Miscarriage Harder on Moms Going Through Fertility Treatments than Those That Conceive Naturally

Sad womanMiscarriage is painful for any woman. However, a recent study suggests that those who need help conceiving are more likely to suffer from longer, more severe symptoms of depression and anxiety than those that conceive naturally.

“About one in five clinically recognized pregnancies end in a miscarriage,” Dr. Cheung Sze Yan Charleen of Queen May Hospital, Hong Kong, and colleagues, told Psych Central. “Our results identified significantly higher stress, anxiety, and depression levels in women who conceived after assisted reproduction, leading us to conclude that miscarriage resulted in greater psychological trauma to these women.”

A total of 150 women were analyzed during the course of the study. Half of them had conceived naturally; half had undergone assisted reproductive technology to conceive. The average ages varied slightly (37 for those in the assisted reproductive group and 31 in the natural conception group), and the average time of miscarriage was about six days earlier for the assisted reproduction group. However, all of the women had miscarried within their first trimester of pregnancy (during the first 12 weeks of pregnancy).

All women that were included in the study were interviewed and asked to fill out questionnaires at weeks one, four and 12 after their miscarriage. The goal was to measure their mental well-being, distress and psychological responses to the loss of pregnancy. Two different questionnaires were used – the 12 item General Health Questionnaire and the 22 item Revised Impact of Events Scale.

Overall, both groups of women suffered the highest amount of stress, anxiety, and depression within the first week of their miscarriage. However, researchers found that those in the assisted reproductive group had significantly higher distress scores at weeks four and 12 than those that had conceived naturally. The ART group was also twice as likely to develop “significant psychological morbidity” (i.e. severe depression) when compared to the natural conception group (9.3 percent versus 5.3 percent).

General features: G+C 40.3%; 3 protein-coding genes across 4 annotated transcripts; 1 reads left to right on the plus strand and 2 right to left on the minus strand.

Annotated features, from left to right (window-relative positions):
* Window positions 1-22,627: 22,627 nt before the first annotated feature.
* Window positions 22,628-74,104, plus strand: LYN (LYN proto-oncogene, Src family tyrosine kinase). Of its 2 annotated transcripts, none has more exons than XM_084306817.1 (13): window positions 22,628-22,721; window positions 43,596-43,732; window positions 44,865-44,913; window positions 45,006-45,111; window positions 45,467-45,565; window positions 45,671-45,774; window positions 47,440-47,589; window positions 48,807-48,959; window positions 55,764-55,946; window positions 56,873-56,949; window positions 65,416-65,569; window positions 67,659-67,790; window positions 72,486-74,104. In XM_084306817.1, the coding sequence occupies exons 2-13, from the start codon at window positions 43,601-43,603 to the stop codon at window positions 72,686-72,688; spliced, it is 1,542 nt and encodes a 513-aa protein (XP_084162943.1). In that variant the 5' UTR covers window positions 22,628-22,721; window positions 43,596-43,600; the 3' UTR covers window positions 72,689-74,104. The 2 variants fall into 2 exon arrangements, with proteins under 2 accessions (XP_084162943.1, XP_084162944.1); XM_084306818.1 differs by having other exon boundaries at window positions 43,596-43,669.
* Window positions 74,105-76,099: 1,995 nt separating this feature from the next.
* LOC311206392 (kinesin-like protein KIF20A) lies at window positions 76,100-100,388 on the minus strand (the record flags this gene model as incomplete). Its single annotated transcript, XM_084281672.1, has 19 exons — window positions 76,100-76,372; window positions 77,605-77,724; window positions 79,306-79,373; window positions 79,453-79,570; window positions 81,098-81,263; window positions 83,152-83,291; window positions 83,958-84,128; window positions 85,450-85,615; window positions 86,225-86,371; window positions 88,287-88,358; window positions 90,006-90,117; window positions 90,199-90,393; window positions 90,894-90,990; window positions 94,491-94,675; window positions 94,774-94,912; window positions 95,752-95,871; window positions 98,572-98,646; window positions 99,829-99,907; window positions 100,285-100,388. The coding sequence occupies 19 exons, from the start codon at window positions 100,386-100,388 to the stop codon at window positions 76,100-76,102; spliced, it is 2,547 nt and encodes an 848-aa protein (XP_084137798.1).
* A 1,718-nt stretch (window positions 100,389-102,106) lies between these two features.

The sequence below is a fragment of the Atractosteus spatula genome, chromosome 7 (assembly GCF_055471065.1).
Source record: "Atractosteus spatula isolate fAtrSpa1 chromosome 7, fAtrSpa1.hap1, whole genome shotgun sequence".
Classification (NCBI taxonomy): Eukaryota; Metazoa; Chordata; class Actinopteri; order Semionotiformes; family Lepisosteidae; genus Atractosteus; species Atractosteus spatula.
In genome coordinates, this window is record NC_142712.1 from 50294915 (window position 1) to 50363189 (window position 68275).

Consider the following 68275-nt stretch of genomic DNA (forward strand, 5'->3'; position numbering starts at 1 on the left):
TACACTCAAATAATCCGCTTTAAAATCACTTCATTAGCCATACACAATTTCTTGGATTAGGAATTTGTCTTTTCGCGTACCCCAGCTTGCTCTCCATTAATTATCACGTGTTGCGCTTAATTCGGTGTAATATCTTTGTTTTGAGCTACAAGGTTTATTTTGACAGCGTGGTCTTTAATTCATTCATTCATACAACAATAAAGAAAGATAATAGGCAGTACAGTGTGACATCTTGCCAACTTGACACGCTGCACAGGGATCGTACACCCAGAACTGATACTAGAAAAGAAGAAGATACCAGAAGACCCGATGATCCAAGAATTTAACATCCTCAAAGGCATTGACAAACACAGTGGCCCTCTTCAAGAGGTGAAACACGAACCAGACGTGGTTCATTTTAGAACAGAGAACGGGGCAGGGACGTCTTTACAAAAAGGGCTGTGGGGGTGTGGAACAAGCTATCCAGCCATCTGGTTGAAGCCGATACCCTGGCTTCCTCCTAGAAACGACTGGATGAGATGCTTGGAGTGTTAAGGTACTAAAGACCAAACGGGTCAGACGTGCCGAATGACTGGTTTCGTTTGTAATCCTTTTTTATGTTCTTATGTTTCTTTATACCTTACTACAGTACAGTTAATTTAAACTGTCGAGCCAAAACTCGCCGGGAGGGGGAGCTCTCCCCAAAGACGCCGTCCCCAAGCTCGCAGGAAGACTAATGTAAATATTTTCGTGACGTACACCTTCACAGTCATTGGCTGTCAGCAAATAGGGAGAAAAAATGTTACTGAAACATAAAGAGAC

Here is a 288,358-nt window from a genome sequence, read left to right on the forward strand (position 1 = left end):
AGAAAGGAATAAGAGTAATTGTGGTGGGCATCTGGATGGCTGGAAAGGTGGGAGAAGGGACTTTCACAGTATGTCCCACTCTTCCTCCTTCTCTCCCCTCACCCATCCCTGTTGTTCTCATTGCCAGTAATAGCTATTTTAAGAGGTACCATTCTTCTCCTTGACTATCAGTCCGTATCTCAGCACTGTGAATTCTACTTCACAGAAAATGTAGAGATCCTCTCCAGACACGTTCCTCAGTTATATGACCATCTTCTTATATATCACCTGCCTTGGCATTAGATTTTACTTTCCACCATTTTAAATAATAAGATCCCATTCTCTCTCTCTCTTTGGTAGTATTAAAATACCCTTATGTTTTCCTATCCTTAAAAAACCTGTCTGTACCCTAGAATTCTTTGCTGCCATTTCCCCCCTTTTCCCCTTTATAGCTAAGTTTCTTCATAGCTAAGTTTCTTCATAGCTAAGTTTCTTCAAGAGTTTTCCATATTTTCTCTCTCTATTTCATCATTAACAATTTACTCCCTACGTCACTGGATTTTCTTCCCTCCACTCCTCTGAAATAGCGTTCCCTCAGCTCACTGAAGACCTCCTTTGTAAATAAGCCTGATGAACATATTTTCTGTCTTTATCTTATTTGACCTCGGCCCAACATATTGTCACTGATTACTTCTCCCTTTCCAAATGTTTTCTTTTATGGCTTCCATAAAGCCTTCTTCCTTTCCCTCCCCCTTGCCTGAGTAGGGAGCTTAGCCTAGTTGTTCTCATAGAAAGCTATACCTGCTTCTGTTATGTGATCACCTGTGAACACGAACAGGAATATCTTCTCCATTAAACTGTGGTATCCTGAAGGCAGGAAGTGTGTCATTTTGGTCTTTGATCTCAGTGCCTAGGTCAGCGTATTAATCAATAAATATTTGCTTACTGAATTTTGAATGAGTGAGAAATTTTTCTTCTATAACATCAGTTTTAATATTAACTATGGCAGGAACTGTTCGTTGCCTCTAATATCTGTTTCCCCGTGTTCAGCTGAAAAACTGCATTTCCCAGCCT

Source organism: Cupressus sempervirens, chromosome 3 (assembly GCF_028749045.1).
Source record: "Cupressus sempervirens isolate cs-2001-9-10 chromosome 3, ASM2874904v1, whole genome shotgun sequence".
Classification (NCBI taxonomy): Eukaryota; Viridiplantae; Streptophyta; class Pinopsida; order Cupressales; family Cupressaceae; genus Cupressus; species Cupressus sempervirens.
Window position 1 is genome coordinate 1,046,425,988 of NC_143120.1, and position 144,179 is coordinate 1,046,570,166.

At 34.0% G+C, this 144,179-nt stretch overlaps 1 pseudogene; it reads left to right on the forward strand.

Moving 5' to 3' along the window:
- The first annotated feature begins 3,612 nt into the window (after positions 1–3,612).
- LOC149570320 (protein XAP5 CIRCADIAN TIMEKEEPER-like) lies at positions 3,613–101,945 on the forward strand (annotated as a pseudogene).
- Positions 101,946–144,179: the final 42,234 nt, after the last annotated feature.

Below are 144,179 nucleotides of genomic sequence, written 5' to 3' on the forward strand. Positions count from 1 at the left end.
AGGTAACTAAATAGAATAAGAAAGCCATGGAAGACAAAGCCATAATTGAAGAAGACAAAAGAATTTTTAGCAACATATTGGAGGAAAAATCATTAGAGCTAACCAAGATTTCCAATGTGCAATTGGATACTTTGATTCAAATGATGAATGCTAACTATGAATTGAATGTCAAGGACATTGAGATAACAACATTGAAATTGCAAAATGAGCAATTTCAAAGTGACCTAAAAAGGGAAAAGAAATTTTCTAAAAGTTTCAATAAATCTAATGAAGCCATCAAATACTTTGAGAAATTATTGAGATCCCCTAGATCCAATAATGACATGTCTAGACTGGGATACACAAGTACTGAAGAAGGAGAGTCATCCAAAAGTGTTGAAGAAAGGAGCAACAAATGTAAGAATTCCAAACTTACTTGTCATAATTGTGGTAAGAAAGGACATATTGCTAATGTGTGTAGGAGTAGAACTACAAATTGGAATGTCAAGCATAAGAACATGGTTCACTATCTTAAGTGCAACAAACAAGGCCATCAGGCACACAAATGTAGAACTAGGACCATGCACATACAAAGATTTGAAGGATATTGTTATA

“Elevated emotional stress after miscarriage could therefore be associated with the duration of the subfertility and the need for assisted reproduction,” Charleen said, adding that those who have miscarried after ART could benefit from timely support and intervention, as well as more research into the long-term psychological impact of miscarriage among those using assisted reproduction technologies.

But the pain and loss that affects all women who suffer miscarriage cannot be ignored. In fact, Dr. Annosofie Adolfsson of the University of Skovde, Sweden, who investigated the traumatic aspects of miscarriage, says that many women suffer from so much pain and loss because they often hold themselves responsible. She even found that some women held themselves responsible and were worried they’d done something to trigger the miscarriage, such as eating something they shouldn’t have.

“Women also held themselves responsible for the event psychologically if they felt they were under undue stress, if they did not want the baby enough, or perhaps their own negative thoughts triggered the miscarriage,” Adolfsson told Psych Central.

For that reason, Peirre Martin Hirsch, editor of BJOG: An International Journal of Obstetrics and Gynecology, the medical journal in which the study was published, says that all women – no matter how they conceive, could benefit from better interventions after miscarriage.

“Though miscarriage is common, women are often unprepared for the loss and suffer a great range of psychological reactions from grief, to anxiety,” Hirsch told Psych Central. “The findings of this study emphasize the importance of early identification and appropriate management process to help improve the psychological well-being of women who miscarry. Women should seek guidance from their obstetrician for their best treatment and support options after an early pregnancy loss.”

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About the author


Kate Givans is a wife and a mother of five—four sons (one with autism) and a daughter. She’s an advocate for breastfeeding, women’s rights, against domestic violence, and equality for all. When not writing—be it creating her next romance novel or here on Growing Your Baby—Kate can be found discussing humanitarian issues, animal rights, eco-awareness, food, parenting, and her favorite books and shows on Twitter or Facebook. Laundry is the bane of her existence, but armed with a cup of coffee, she sometimes she gets it done.

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